What’s Next For The Stock Market After A Poor 2015?

By now, most (or at least some) investors would have known that 2015 has been a bad year for Singapore’s stock market thus far. As of yesterday’s close at 2,816 points, the Straits Times Index (SGX: ^STI) is down by 16% from the end of 2014.

This may generate some fear among investors that 2016 will be another bad year. After all, we as humans tend to suffer from the recency bias, a psychological phenomenon where we place undue emphasis on recent events without consideration of long-run odds.

Any such fears may be unfounded. I’ve taken a look at the Straits Times Index’s annual performance since 1993 and plotted the table below:

Straits Times Index annual gain table
Source: S&P Capital IQ; author’s calculations

Cells in the table are colour-coded for easy reference. Green is used for the years when the Straits Times Index has gained more than 10% while red is for the years when a loss of more than 10% has occurred. The uncoloured cells are for more pedestrian years when the index had made returns of between 10% and -10%.

As depicted in the table, stocks in Singapore have done very well as well as very poorly in the year that follows a bad year. In other words, what the market has done can’t tell us much about what it’ll do next.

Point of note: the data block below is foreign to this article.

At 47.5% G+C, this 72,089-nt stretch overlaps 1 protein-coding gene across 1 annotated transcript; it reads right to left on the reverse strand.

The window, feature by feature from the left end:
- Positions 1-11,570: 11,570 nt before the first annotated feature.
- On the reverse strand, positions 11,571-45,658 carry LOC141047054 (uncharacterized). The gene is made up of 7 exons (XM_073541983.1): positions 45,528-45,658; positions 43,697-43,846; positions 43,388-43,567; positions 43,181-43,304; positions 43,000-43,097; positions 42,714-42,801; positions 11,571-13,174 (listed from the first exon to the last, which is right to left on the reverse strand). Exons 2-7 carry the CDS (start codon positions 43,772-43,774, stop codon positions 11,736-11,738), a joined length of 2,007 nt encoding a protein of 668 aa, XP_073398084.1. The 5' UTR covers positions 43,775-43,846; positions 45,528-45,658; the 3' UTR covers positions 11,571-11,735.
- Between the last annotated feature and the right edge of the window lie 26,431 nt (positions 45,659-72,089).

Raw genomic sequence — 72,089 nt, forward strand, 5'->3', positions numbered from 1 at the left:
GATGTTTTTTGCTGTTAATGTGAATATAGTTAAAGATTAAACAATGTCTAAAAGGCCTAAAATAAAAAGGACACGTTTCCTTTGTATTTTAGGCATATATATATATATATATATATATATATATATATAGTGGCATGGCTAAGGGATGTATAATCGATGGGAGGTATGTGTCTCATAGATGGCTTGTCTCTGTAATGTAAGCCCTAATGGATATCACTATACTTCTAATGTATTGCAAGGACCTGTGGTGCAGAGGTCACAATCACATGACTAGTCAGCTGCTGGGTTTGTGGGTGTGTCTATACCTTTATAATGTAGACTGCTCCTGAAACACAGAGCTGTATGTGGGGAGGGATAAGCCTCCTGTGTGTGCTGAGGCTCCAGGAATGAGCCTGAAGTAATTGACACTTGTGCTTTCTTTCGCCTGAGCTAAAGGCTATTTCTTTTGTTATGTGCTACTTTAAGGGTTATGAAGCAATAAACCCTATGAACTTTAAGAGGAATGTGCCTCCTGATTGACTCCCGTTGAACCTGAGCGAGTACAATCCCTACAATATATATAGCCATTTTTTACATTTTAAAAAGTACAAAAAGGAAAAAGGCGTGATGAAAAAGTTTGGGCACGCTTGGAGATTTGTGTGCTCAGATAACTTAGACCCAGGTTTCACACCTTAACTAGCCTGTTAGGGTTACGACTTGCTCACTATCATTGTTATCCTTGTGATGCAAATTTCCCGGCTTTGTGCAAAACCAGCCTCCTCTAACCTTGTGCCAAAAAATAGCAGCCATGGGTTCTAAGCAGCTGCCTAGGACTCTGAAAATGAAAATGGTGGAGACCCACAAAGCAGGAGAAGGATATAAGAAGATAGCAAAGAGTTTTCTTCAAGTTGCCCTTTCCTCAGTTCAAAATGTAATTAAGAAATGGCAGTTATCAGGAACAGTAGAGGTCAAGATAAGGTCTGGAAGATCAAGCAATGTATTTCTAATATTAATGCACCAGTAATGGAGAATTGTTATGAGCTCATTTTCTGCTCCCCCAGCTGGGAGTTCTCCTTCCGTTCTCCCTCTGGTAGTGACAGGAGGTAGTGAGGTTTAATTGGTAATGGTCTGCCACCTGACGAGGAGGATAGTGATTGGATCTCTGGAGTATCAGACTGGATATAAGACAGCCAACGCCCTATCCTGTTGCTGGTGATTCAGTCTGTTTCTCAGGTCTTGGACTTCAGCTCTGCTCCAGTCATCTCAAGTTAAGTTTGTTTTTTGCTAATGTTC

So, instead of fretting about the market’s returns in 2015 thus far, it may be more useful to focus on the value of stocks and to think long term, instead.

At the start of December two weeks ago, when the Straits Times Index had closed the day before at 2,856, which isn’t too far from where it is now, I had looked at two important ways to gauge the market’s value.

Back then, the Straits Times Index had a price-to-earnings (PE) ratio of 12, which is lower than its long-term average PE of 16.9 in the 37 years from 1973 to 2010. This suggested that stocks were not expensive.

The other valuation measure I used looks at the number of stocks selling for less than their net current asset values (such stocks are known as net-nets). The more net-nets there are in the market, the cheaper the market is.

The net-net measure pointed to a similar conclusion as with the PE ratio: The number of net-nets is near the highest it’s been since the first-half of 2009, when the stock market bottomed out during the Great Financial Crisis of 2007-09.

How cheap or expensive stocks are at the moment can’t help you with making short-term investing decisions. But, the odds of success are in your favour if you buy stocks when they’re cheap and hold them for the long-term. That’s why I mentioned earlier that it’s more useful to focus on the value of stocks and to think long term.

For more on the valuation work: Check out here.

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The information provided is for general information purposes only and is not intended to be personalised investment or financial advice. Motley Fool Singapore writer Chong Ser Jing doesn't own shares in any company mentioned.